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Rising Oil Prices Will Likely Affect Travel This Summer. Here’s What You Should Know

You may have to rethink your budget.

You already know this: Gas prices are skyrocketing in the U.S. The average price is $4.32 per gallon—up from $3.48 a month ago, and a record-high (in 2008, it reached $4.11 per gallon). Analysts say there are a number of factors affecting this surge and it’s likely the upward trend will continue. Although the memes and jokes on Twitter have been entertaining, the prices are pinching Americans who are already feeling the heat of inflation, and it will make travel more expensive this spring and summer.

Why Are the Prices Rising?

One of the reasons is the Russian invasion of Ukraine. America imports a really small fraction of oil from Russia, but Russia is a major supplier to Europe and Asia. Traders are uncertain about Russian oil as deals may not close since the banking system is suffering from sanctions, and tankers are not willing to visit ports in the country due to the ongoing war. So, the country’s supply isn’t getting sold.

This affects everyone because oil is traded in a global commodities market. When the supply takes a hit anywhere, prices rise. 

Another factor is the demand at home. The economy is rebounding and there has been a record job gain in 2021. With fewer restrictions and a decrease in COVID-19 cases, people are stepping out, driving, and traveling. Workers are returning to work, so all around, the demand for gas is rising. Hence, the prices are, too. Tom Kloza, global head of energy analysis for the Oil Price Information Service, told CNN, “Even before Ukraine, I was expecting to break the record. Now it’s a question of how much we break the record by.”

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The U.S. also switches to the expensive summer-grade gasoline from June to September to control air pollution, which jacks up gas prices even more. So, you should be prepared to save more and spend more if you’re planning to travel right now or in the coming weeks.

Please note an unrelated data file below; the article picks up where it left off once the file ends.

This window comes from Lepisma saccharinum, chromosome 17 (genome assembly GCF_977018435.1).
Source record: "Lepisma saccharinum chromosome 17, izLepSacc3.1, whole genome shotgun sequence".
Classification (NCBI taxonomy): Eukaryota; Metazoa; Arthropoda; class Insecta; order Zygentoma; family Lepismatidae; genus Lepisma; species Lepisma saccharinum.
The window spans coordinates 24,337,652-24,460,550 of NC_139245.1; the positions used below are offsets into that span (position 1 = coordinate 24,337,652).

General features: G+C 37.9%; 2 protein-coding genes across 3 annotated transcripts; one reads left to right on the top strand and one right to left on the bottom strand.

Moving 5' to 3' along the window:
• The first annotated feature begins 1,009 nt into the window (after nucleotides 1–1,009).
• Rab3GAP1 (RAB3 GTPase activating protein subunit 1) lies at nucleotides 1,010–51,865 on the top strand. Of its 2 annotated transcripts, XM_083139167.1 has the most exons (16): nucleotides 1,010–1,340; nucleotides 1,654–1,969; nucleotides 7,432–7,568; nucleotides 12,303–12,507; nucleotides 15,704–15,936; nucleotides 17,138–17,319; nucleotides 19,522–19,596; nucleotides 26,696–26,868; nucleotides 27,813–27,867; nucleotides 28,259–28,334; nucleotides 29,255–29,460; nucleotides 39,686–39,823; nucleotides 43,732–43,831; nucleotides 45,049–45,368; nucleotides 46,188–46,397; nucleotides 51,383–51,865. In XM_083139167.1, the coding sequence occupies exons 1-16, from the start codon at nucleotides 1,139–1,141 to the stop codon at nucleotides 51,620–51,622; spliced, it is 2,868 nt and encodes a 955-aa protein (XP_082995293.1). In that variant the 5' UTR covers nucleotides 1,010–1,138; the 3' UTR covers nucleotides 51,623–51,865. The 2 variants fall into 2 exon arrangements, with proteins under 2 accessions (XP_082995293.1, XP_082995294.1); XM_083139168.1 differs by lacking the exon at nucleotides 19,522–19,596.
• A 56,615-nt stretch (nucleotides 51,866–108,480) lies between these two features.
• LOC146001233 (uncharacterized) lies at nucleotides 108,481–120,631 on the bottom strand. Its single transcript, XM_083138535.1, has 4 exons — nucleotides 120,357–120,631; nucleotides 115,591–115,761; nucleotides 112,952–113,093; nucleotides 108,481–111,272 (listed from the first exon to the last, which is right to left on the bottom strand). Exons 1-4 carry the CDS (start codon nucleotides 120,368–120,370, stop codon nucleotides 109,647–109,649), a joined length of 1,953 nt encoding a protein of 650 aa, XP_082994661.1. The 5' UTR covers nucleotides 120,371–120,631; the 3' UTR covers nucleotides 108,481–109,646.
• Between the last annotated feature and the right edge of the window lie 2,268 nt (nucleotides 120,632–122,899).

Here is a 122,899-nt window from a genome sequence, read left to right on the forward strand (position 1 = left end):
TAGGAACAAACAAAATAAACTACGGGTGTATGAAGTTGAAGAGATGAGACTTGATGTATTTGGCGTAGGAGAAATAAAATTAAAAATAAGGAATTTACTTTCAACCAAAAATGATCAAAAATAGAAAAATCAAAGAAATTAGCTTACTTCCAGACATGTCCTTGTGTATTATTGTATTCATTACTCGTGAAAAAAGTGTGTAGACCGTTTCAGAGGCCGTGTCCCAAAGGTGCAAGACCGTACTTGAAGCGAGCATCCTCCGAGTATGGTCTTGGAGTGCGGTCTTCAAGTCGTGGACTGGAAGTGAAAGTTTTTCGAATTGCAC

How Will It Affect Travel?

In many, many ways. 

Fuel costs are the second-biggest expense for airlines after labor. With jet fuel prices soaring right now, airlines will raise fares to make up for it. The airspace in the war zone of Russia and Ukraine is closed, so flights have to reroute to avoid the countries, which means more fuel is needed. It is a double blow for travelers who are spending more time and money to go to some cities in Asia. 

Airlines are also experiencing great demand from travelers and bookings are going up, which again leads to price increases. Experts have been recommending travelers to book as soon as possible because popular summer destinations—which are already expensive—will have a high price attached to the tickets.

For road-trippers, who pushed through the pandemic in cars and RVs, it’s not going to be such a hot season either with gas costing more than before. Plus, car rentals—which have been adding to the frustrations—will still cost dearly, too. 

Uber announced that from March 16, it will add a surcharge of “either $0.45 or $0.55 on each Uber trip and either $0.35 or $0.45 on each Uber Eats order, depending on their location—with 100% of that money going directly to workers’ pockets.” (New York City is excluded as drivers received a 5.3% increase on March 1.)

Unfortunately, the only thing you can do right now is keep track of oil prices and decide smartly on where to fuel up. It also makes sense to track airfares and compare prices on different websites (for flights as well as hotels) to snag the best deal. And, it might make sense to travel closer to home or plan your trip in the fall or off-season if you’re on a budget. 

jonjackson6463 March 18, 2022

Gee whiz, what else was happening in January 2021?   A global pandemic maybe???   Don't let reason get in the way of your politics.   There were actually more drilling permits issued in 2021 under Biden than in any year under Trump, not less, and the Keystone XL Pipeline was at best about 8% complete when Biden pulled the permit.  It absolutely would not be in operation today, and absolutely would not be doing anything to lower the price of oil as the pipeline has nothing to do with how much oil Canada produces (Keystone XL is for Canadian oil, not the USA).   Maybe seek out a little truth before accusing others of not being truthful?